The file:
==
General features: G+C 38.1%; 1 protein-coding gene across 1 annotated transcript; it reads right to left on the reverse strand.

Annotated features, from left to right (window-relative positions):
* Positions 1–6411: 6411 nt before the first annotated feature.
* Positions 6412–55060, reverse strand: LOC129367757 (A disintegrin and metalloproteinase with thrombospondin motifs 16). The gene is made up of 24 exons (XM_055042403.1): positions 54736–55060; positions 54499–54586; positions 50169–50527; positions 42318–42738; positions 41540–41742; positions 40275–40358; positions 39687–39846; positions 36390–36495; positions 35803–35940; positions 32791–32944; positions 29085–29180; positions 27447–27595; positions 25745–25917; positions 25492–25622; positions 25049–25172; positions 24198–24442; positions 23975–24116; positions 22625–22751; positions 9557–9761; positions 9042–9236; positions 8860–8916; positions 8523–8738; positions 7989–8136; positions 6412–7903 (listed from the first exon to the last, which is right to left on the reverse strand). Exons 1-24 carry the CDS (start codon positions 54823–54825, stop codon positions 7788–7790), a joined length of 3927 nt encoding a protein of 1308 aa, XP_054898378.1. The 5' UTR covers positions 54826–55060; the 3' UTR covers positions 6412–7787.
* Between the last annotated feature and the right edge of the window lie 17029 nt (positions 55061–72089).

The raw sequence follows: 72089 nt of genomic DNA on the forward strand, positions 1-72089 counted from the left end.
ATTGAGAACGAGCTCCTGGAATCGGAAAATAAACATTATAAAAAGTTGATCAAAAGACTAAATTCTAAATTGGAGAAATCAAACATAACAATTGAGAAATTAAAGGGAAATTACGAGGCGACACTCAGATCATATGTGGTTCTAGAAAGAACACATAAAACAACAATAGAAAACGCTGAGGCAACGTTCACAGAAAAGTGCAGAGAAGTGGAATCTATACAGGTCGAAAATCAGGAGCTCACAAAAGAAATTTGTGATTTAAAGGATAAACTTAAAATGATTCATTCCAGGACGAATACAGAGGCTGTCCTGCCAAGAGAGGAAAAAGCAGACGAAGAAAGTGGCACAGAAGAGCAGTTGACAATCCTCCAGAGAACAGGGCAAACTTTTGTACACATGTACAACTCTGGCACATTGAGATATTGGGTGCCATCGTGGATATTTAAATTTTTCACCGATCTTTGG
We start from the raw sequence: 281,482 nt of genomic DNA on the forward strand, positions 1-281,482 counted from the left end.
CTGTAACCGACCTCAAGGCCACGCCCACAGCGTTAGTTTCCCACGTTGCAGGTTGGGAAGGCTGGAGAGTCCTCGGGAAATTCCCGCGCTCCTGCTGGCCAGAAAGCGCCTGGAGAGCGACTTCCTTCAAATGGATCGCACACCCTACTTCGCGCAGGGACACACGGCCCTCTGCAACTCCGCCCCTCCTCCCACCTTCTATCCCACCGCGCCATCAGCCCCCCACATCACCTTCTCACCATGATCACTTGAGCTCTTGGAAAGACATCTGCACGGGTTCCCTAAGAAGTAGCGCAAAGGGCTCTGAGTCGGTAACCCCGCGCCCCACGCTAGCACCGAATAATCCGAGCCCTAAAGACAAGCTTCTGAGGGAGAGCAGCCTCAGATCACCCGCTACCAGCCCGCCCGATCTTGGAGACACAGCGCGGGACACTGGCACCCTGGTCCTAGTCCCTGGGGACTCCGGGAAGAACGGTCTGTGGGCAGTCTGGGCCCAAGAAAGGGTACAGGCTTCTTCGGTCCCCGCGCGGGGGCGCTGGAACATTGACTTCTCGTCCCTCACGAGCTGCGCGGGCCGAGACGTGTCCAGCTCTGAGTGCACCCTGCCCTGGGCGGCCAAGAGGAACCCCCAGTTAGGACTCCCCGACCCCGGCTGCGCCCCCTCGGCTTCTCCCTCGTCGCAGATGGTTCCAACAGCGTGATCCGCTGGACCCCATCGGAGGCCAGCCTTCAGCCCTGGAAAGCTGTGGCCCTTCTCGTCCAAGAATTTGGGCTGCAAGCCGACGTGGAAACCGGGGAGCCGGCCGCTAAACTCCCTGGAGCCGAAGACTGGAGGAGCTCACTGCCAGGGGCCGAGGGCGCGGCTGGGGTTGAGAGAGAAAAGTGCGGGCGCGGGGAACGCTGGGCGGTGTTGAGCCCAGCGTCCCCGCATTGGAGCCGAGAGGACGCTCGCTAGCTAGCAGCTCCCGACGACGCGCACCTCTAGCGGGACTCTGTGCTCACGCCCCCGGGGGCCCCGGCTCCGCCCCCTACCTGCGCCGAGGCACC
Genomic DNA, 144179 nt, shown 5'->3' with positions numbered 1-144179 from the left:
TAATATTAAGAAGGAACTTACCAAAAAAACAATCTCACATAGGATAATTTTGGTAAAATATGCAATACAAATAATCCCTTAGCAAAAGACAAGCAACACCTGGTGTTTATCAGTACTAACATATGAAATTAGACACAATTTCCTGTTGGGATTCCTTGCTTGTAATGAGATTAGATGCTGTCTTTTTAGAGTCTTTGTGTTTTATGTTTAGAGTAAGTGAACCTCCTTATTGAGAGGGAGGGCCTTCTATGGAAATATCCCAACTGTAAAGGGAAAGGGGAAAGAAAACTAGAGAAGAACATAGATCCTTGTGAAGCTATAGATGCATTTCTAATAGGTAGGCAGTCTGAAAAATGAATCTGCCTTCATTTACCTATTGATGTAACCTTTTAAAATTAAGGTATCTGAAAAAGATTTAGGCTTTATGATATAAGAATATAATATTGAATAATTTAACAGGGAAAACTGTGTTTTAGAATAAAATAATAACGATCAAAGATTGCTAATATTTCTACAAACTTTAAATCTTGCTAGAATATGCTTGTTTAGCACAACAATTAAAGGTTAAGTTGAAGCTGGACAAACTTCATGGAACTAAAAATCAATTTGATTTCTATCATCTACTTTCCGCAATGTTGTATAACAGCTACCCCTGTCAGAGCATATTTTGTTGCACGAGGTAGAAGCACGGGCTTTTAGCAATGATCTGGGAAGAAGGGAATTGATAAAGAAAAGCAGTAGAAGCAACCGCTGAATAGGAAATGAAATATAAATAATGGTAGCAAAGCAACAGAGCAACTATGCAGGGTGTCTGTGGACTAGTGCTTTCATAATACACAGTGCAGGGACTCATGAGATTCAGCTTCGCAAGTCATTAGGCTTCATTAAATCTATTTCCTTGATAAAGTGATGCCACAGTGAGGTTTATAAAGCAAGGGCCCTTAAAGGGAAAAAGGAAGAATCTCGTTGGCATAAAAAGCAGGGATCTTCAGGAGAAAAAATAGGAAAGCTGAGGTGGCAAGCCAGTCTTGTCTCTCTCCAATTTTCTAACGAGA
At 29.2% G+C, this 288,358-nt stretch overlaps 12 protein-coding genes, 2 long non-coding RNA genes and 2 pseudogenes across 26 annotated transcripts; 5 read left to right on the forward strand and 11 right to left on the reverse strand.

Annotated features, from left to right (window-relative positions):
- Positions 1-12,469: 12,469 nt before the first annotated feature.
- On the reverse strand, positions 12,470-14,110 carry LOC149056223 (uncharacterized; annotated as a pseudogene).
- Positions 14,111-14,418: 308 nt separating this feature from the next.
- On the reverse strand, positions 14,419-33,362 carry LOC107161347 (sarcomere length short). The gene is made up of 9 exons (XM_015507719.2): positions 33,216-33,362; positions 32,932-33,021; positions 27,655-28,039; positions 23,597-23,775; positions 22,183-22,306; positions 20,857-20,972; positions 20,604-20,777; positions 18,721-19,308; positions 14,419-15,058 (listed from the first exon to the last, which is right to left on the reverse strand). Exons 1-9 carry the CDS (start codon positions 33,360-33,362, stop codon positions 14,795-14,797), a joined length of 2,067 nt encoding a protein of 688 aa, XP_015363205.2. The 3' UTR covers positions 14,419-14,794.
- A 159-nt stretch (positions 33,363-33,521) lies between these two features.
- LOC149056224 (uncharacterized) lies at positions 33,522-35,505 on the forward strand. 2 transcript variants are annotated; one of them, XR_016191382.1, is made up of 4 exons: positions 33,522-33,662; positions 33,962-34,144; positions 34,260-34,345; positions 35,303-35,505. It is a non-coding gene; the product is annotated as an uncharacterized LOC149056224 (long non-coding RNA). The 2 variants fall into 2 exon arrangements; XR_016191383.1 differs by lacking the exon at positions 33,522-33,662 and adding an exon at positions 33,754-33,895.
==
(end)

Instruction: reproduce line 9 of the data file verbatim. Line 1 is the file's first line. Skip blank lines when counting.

CTGTAACCGACCTCAAGGCCACGCCCACAGCGTTAGTTTCCCACGTTGCAGGTTGGGAAGGCTGGAGAGTCCTCGGGAAATTCCCGCGCTCCTGCTGGCCAGAAAGCGCCTGGAGAGCGACTTCCTTCAAATGGATCGCACACCCTACTTCGCGCAGGGACACACGGCCCTCTGCAACTCCGCCCCTCCTCCCACCTTCTATCCCACCGCGCCATCAGCCCCCCACATCACCTTCTCACCATGATCACTTGAGCTCTTGGAAAGACATCTGCACGGGTTCCCTAAGAAGTAGCGCAAAGGGCTCTGAGTCGGTAACCCCGCGCCCCACGCTAGCACCGAATAATCCGAGCCCTAAAGACAAGCTTCTGAGGGAGAGCAGCCTCAGATCACCCGCTACCAGCCCGCCCGATCTTGGAGACACAGCGCGGGACACTGGCACCCTGGTCCTAGTCCCTGGGGACTCCGGGAAGAACGGTCTGTGGGCAGTCTGGGCCCAAGAAAGGGTACAGGCTTCTTCGGTCCCCGCGCGGGGGCGCTGGAACATTGACTTCTCGTCCCTCACGAGCTGCGCGGGCCGAGACGTGTCCAGCTCTGAGTGCACCCTGCCCTGGGCGGCCAAGAGGAACCCCCAGTTAGGACTCCCCGACCCCGGCTGCGCCCCCTCGGCTTCTCCCTCGTCGCAGATGGTTCCAACAGCGTGATCCGCTGGACCCCATCGGAGGCCAGCCTTCAGCCCTGGAAAGCTGTGGCCCTTCTCGTCCAAGAATTTGGGCTGCAAGCCGACGTGGAAACCGGGGAGCCGGCCGCTAAACTCCCTGGAGCCGAAGACTGGAGGAGCTCACTGCCAGGGGCCGAGGGCGCGGCTGGGGTTGAGAGAGAAAAGTGCGGGCGCGGGGAACGCTGGGCGGTGTTGAGCCCAGCGTCCCCGCATTGGAGCCGAGAGGACGCTCGCTAGCTAGCAGCTCCCGACGACGCGCACCTCTAGCGGGACTCTGTGCTCACGCCCCCGGGGGCCCCGGCTCCGCCCCCTACCTGCGCCGAGGCACC